WVU beats down Herd in storm-shortened mercy cancellation
In breaking news from a reliable source (or possibly my buddy Justin’s Facebook page), it has been confirmed that the heaviest hitter of all has weighed in on the future of the West Virginia – Marshall football series.
After the events of Saturday’s preseason scrimmage, it seems the Lord himself does not believe the Coal Bowl should continue. Sending torrential downpours, plenty of lighting, and lengthy delays to torture ESPN for airing the debacle, it’s pretty clear this series should end abruptly rather than risking incurring further wrath from the Almighty.
In fairness, WVU never wanted this blasphemous series, and their 34-13 victory made the Mountaineers 11-0 all-time in the alleged rivalry. The Mountaineers begin the regular season in earnest Saturday when they host Norfolk State (1-0).
WVU moved up in the formerly important but currently meaningless AP poll, clocking in five spots higher than the opening poll at No. 19. The Mountaineers cracked the USA Today Coaches Poll for the first time as well, checking in at No. 24.
Weather shortened the first game of Coach Dana Holgorsen's career, which followed the first ever Mountaineer Mantrip.
New head coach Dana Holgorsen termed his debut in the Coal Bowl an “unusual win” and said he had plenty to build on with a short week made shorter before Game Two.
"Marshall played with a lot of energy and a lot of effort. This is a big game for them,'' Holgorsen said in this Charleston Gazette article, clearly displaying WVU’s attitude toward the unholy series. "We knew we were going to get their best and they gave us their best. And we matched that.
"Yeah, some things broke down, but I think that had more to do with what the scheme was and us trying to figure it out. Some of that first-game stuff where you don't know what to expect, they did things schematically that we didn't know that they were going to do.
“Sometimes it takes four quarters to figure some of that stuff out. And I really felt like if we'd had another quarter, then offensively we would have continued to do things a little more positive.''
The offensive line is first and foremost on that list according to the first-year coach. Though he defended the much-maligned unit immediately after the game, he did say this week’s prep will include plenty of work in the trenches during Monday’s teleconference.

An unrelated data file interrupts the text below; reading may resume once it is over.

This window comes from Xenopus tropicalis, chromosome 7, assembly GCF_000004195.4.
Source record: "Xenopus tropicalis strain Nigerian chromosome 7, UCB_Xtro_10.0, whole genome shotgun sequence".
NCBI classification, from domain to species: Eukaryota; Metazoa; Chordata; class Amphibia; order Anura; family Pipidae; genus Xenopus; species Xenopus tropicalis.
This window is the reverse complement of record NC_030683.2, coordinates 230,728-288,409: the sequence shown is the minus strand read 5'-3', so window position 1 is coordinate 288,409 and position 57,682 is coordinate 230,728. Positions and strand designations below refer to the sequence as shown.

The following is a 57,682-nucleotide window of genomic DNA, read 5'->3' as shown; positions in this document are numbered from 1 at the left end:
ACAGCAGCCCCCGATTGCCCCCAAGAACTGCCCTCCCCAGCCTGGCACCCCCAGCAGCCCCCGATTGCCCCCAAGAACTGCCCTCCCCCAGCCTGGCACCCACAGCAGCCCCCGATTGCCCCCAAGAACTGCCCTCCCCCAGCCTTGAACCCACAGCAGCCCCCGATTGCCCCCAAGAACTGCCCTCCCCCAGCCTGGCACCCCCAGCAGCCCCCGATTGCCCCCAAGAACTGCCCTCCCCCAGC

“One is being targeted right and being in your position for certain plays, which is coaching, and the other thing is getting these guys to give effort and wanting to do it,” Holgorsen said. “It was very subpar, and we’ll get it corrected this week.”
He continued, “Probably the biggest disappointment I had offensively was the blocking. When you think about blocking, all you think about is the offensive line. That’s not necessarily the truth.
“Some of the running game problems were the running backs not blocking for the other backs. Some of the running game problems were inside receivers not blocking for running backs. The others’ blocking was just as bad as the offensive line’s blocking. The name of the game offensively is blocks. We have to do a better job with that.”
A noticeably thinner tailback corps will hopefully benefit from the improved running room. After the Coal Bowl, WVU reported Monday that tailback Andrew Buie would be re-evaluated this week after leaving the game with an arm injury. Reports indicated the injury was not related to his collarbone and Holgersen seemed to think he would be ready for another go-round Saturday.
Backup Trey Johnson missed the game with a leg injury and is likewise being watched. Shawne Alston also missed time with a neck injury, though he will be moved into a green jersey during practice this week. When pressed, Holgersen said he didn’t really know what that meant, though it’s presumably not bad.
Dustin Garrison will add to the backfield this week, though he, like Buie, couldn’t get much going against the Herd.
But not all was bad (though the running and blocking clearly were). Geno Smith and the passing game were as good as advertised. The second-year starter looked poised and repeatedly made something out of nothing by running from the pocket and finding an open receiver. Smith completed 26 of 35 passing for 249 yards and two touchdowns,
The wide receivers showed plenty of promise, and Tavon Austin, though having what he termed a disappointing performance overall, showed his explosiveness with a 100-yard punt return TD.
See ya, suckas.
“We had about eight drives where we scored on five of them,” Holgorsen said on his teleconference. “The only thing I was disappointed in offensively was not converting on a fourth-and-short (which led to a Herd field goal). We moved the ball well. We had zero turnovers, made 50 percent (7 of 14) third downs and (quarterback) Geno (Smith) made some good plays.”
In a game where the offense didn’t show up with the fireworks expected, defensive coordinator Jeff Casteel’s unit was very impressive for a unit replacing seven starters from last year’s No. 3-ranked crew.
The defense held the Herd to 187 yards of total offense, including 72 rushing and just nine first downs. Marshall was 3 of 11 on third down conversions and had no offensive touchdowns.
“They played well,” Holgorsen said in this Register-Herald article. “They had (three) three-and-outs. It was a very solid defensive performance. I’m proud of Jeff and those guys. “We had some guys who stepped up and played well. I’m proud of them.”
Austin was named the Big East’s special teams player of the week, the conference announced Monday. He totaled 190 yards of total offense.
Smith was named to the Big East honor roll.
The Mountaineers kick off with Norfolk State Saturday in Morgantown at 1 p.m.
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